Serves 6 to 8
At our restaurant Lidia’s Kansas City, some of the favorite offerings on the menu are the three daily pasta specials served tableside, and the Roman- style semolina gnocchi are always popular with customers. This is a more convenient version of gnocchi that, instead of a kneaded dough, uses semolina flour cooked like polenta, allowed to chill, then cut into pieces. This is a perfect dish for entertaining, because it can be assembled and refrigerated up to a day before you bake it, and you can easily multiply the recipe to make large quantities for a big group.
- FOR THE COOKED SEMOLINA
- 5 cups milk
- 4 tablespoons unsalted butter
- 1 teaspoon kosher salt
- 1½ cups coarse semolina flour
- FOR SAUCING AND BAKING THE GNOCCHI
- 6 tablespoons unsalted butter, melted, plus softened butter for the baking dish
- 2 cups shredded Taleggio
- 1 cup grated Grana Padano
Put the milk, butter, and salt in a saucepan. Set over medium heat, stirring occasionally until the milk is hot and the butter melted, then gradually pour in the semolina, whisking steadily. Cook the semolina slowly, over medium-low heat, for ½ hour or more, until it’s thickened, switching to a wooden spoon when it becomes too thick to whisk. When the semolina is very thick, scrape and flatten it into an even layer, about ½ inch thick, on a rimmed baking sheet. Let it cool to room temperature, or until solid.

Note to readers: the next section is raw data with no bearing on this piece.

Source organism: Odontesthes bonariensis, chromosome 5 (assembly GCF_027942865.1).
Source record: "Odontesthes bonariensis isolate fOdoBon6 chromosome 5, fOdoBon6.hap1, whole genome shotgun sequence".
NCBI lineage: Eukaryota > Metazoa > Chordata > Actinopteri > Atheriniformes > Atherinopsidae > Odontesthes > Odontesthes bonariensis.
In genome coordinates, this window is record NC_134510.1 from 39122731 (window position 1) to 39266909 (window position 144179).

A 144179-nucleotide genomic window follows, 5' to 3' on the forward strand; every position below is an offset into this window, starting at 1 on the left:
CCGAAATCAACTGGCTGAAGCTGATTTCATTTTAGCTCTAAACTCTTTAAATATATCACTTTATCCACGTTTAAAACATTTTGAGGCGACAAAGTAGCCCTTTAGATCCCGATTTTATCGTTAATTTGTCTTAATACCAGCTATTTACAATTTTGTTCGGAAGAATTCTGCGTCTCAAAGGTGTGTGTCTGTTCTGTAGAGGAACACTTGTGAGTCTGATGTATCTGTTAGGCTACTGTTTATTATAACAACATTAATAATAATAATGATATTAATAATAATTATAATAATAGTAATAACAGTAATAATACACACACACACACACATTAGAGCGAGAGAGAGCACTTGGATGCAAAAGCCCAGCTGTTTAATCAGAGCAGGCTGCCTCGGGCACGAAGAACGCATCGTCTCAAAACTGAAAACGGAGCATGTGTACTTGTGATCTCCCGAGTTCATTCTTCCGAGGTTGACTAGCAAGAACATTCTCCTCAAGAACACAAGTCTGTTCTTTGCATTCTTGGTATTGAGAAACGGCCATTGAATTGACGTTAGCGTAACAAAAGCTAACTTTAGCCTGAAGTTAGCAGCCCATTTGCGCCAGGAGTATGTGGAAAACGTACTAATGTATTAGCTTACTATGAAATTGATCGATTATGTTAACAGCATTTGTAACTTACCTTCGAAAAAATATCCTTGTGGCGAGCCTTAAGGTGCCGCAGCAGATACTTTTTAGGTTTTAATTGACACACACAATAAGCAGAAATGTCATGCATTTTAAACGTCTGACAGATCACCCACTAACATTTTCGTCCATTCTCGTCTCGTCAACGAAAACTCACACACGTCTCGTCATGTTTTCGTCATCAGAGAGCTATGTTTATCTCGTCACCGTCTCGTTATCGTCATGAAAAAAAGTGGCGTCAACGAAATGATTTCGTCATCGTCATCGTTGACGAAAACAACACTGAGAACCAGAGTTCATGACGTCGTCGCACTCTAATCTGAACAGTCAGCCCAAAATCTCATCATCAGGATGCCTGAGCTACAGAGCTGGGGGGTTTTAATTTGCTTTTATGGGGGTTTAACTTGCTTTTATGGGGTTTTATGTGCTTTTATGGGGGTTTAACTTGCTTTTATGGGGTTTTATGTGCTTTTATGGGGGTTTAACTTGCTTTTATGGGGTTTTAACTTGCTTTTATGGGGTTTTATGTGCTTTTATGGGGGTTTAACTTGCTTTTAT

Preheat oven to 400 degrees. Generously butter a very large dish (14- inch oval, or two smaller dishes). Flip the semolina out onto the counter, and cut into 2-inch squares with a sharp knife. Lay the squares point side up (so they look like diamonds) in the baking dish, with the gnocchi squares slightly overlapping like shingles.
Drizzle with the melted butter. In a medium bowl, toss together the Taleggio and grated Grana Padano. Sprinkle cheese over gnocchi.
Bake the gnocchi for 30 minutes, or until the butter is bubbling in the pan and the top is a beautiful golden brown. Let the dish sit for about 5 minutes; cut into squares, and serve hot.